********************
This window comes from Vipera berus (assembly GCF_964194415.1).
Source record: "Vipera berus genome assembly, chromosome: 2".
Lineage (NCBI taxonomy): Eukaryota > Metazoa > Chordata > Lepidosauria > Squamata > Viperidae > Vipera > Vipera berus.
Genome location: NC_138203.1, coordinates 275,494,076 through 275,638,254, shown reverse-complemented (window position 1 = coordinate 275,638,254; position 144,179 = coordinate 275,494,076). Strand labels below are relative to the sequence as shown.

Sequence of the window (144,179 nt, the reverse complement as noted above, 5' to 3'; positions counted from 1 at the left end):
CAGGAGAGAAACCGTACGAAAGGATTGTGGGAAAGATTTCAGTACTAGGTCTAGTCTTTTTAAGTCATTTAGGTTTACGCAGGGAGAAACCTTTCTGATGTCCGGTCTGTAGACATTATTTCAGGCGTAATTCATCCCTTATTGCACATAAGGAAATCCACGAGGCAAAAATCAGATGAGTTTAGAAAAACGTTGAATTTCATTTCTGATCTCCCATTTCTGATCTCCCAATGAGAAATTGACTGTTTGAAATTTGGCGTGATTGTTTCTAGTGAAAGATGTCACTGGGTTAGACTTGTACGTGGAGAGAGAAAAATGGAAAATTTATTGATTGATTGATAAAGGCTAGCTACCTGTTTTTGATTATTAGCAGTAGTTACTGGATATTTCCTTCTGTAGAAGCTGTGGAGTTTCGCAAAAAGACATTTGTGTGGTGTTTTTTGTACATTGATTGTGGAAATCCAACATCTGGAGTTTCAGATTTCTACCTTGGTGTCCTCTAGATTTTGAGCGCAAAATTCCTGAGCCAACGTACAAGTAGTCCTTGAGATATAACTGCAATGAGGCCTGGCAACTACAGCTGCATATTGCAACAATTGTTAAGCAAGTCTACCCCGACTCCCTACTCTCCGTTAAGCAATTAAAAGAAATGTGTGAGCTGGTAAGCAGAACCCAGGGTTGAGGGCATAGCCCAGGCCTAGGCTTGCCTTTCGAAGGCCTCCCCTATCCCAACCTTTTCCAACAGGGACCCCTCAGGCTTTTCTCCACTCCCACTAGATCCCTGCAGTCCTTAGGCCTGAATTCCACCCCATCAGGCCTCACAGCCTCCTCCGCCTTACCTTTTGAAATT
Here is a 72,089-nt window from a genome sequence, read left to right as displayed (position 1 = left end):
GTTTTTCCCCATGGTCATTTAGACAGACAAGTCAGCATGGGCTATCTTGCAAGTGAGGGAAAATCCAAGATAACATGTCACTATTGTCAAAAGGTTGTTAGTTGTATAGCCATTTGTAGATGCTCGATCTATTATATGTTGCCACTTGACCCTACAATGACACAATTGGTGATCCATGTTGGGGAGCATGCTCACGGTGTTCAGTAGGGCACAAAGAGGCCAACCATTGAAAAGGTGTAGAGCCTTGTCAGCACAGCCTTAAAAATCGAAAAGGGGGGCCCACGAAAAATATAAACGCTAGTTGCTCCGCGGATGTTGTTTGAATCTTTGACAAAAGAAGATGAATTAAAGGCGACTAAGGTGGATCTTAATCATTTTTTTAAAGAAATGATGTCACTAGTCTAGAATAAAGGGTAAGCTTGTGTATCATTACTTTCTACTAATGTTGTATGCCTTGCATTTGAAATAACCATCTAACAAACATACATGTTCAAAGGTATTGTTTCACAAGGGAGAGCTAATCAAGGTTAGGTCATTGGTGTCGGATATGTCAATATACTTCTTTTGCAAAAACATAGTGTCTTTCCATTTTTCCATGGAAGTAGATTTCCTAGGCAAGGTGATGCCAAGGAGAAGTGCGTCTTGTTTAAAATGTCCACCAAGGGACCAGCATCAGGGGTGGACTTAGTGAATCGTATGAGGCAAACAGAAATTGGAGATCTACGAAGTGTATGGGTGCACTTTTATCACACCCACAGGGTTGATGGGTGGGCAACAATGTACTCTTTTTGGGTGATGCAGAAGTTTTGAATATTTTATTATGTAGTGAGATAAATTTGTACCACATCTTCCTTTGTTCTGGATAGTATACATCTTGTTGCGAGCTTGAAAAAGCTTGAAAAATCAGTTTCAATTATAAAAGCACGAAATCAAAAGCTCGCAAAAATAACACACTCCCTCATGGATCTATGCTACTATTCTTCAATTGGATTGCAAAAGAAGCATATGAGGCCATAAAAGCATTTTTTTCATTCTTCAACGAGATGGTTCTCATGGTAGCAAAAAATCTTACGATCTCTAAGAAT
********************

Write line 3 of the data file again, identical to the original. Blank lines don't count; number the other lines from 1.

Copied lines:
Lineage (NCBI taxonomy): Eukaryota > Metazoa > Chordata > Lepidosauria > Squamata > Viperidae > Vipera > Vipera berus.